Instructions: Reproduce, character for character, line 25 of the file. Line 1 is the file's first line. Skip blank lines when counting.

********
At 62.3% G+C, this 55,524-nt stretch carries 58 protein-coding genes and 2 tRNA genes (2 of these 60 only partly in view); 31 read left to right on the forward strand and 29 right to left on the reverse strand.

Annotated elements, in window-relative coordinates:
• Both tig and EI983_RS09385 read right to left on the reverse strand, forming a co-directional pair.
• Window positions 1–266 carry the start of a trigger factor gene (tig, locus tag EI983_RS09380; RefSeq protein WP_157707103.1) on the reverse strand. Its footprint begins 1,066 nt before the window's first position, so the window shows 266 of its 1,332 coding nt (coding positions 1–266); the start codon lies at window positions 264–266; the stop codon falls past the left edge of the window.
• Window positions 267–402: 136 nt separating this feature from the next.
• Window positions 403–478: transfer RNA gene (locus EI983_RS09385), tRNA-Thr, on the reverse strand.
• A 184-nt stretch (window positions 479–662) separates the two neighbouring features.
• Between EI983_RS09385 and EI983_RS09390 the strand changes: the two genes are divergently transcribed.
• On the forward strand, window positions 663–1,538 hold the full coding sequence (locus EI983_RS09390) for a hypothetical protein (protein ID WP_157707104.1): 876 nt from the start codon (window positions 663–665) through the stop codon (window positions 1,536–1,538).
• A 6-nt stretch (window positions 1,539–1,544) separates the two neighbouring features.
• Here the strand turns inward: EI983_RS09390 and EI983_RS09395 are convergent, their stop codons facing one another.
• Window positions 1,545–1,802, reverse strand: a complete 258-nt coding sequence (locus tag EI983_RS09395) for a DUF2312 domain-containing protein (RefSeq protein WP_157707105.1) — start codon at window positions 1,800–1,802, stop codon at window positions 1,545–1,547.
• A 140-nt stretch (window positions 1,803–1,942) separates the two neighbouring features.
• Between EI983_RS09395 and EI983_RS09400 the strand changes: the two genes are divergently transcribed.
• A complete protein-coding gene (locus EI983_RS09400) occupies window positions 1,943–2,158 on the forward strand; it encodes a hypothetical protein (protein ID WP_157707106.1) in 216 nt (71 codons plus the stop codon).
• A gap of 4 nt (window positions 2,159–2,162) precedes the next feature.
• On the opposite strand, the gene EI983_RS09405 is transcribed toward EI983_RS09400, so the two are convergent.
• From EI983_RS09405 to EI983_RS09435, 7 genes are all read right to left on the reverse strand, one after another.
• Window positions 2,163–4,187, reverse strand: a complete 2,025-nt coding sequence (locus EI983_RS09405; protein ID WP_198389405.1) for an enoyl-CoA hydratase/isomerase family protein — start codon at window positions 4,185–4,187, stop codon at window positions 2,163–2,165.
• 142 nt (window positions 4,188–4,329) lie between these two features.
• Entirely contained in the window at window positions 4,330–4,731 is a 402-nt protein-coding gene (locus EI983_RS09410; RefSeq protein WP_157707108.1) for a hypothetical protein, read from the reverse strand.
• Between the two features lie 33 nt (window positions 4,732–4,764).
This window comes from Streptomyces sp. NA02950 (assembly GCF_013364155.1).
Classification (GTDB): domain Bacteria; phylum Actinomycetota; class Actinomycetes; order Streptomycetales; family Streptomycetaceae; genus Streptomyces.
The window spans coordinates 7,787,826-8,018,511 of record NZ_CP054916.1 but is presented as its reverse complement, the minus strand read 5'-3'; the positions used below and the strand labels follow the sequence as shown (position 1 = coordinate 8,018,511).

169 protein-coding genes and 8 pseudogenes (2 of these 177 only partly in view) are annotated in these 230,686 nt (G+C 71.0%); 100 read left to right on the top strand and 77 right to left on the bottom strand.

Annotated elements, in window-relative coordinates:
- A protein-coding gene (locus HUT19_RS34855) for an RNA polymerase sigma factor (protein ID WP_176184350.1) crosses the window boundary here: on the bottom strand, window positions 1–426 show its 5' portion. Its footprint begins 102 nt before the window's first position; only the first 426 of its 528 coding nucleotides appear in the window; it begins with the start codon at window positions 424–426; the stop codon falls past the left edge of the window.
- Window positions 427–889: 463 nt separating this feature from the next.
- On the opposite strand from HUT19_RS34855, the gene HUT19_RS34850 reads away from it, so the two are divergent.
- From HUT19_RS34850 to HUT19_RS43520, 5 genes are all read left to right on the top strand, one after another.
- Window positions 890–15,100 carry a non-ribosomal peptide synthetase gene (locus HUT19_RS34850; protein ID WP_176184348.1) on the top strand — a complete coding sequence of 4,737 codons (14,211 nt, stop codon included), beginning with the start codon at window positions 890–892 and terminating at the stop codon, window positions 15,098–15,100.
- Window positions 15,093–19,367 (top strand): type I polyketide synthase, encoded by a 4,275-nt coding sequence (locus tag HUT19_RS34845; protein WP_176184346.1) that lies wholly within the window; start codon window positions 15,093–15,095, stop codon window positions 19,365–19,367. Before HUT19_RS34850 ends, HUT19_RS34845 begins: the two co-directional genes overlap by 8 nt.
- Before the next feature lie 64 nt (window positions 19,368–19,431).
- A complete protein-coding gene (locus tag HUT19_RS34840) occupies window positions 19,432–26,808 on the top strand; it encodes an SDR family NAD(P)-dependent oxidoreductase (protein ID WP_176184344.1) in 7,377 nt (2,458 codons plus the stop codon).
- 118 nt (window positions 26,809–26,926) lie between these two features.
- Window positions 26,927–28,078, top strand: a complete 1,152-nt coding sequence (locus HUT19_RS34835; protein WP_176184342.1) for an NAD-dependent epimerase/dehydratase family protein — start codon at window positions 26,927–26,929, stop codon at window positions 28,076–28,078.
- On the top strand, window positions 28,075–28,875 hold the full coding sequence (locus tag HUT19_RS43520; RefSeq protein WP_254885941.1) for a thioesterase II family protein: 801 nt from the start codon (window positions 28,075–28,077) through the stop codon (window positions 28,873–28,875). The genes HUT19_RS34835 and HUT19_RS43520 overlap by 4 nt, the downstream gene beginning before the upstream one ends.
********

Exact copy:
The window spans coordinates 7,787,826-8,018,511 of record NZ_CP054916.1 but is presented as its reverse complement, the minus strand read 5'-3'; the positions used below and the strand labels follow the sequence as shown (position 1 = coordinate 8,018,511).